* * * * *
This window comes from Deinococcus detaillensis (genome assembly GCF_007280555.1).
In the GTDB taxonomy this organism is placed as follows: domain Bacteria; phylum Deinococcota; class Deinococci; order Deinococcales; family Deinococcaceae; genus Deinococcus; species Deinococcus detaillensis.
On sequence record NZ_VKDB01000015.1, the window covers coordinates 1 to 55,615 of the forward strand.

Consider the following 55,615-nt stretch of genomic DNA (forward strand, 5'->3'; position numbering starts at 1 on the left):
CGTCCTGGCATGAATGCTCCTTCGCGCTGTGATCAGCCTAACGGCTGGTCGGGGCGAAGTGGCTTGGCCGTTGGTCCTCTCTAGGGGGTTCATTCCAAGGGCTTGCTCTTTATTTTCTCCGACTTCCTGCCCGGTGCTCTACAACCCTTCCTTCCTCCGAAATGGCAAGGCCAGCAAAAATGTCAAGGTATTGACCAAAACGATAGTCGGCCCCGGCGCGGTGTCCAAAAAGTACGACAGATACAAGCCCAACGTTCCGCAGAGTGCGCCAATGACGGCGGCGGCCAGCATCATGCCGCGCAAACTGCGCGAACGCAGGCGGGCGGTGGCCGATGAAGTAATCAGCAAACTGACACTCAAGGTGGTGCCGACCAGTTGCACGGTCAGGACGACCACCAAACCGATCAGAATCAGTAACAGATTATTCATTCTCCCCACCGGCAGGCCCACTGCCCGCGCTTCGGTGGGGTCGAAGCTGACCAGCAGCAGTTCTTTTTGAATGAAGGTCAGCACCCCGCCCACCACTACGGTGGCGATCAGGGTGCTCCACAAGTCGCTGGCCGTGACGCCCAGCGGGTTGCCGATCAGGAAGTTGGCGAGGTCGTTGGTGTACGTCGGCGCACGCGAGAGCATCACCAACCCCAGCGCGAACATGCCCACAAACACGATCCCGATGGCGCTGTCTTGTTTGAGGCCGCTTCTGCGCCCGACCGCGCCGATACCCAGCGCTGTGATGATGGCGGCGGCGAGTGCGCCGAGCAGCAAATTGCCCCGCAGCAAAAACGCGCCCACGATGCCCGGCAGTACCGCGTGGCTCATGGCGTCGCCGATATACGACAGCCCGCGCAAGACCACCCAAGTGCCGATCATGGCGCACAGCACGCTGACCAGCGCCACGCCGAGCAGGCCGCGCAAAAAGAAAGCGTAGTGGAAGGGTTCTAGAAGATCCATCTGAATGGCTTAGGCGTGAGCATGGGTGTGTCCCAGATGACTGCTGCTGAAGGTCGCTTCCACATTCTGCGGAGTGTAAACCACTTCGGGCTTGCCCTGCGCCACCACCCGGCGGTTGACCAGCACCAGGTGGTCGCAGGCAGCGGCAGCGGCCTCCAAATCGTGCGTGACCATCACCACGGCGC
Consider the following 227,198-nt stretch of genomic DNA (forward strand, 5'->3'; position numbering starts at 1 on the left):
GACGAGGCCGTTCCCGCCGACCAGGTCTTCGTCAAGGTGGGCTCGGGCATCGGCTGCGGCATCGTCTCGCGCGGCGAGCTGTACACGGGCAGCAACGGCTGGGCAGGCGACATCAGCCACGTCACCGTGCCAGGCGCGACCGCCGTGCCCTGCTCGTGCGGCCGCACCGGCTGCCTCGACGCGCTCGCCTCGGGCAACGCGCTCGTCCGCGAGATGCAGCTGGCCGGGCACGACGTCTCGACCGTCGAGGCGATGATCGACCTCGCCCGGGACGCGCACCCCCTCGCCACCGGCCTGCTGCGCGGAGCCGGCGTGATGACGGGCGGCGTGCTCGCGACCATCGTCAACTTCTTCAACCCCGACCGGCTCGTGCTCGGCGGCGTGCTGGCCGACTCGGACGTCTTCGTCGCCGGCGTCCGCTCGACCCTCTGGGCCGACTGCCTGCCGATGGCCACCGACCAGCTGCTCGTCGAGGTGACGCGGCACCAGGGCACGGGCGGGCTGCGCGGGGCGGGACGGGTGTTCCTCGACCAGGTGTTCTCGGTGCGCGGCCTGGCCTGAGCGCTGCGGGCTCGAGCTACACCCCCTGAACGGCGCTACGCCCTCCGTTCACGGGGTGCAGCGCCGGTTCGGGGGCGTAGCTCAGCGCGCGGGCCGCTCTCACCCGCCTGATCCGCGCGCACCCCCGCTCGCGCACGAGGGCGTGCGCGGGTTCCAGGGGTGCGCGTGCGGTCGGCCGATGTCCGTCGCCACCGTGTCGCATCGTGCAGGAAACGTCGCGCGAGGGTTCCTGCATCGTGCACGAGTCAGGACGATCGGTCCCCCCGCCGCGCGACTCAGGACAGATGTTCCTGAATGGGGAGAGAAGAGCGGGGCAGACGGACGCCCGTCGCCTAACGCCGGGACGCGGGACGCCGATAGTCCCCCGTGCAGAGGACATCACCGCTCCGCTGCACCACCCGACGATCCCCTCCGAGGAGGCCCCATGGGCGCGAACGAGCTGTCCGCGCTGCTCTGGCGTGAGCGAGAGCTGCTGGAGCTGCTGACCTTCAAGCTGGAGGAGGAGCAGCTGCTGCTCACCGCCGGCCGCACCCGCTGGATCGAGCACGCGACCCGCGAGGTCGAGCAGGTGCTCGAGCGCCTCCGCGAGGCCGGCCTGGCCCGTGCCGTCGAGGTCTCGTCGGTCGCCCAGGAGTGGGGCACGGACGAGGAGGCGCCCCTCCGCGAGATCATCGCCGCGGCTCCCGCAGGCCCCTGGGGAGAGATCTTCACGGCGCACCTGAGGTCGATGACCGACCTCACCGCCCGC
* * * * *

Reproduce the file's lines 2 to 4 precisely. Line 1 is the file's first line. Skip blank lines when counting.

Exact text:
In the GTDB taxonomy this organism is placed as follows: domain Bacteria; phylum Deinococcota; class Deinococci; order Deinococcales; family Deinococcaceae; genus Deinococcus; species Deinococcus detaillensis.
On sequence record NZ_VKDB01000015.1, the window covers coordinates 1 to 55,615 of the forward strand.

Consider the following 55,615-nt stretch of genomic DNA (forward strand, 5'->3'; position numbering starts at 1 on the left):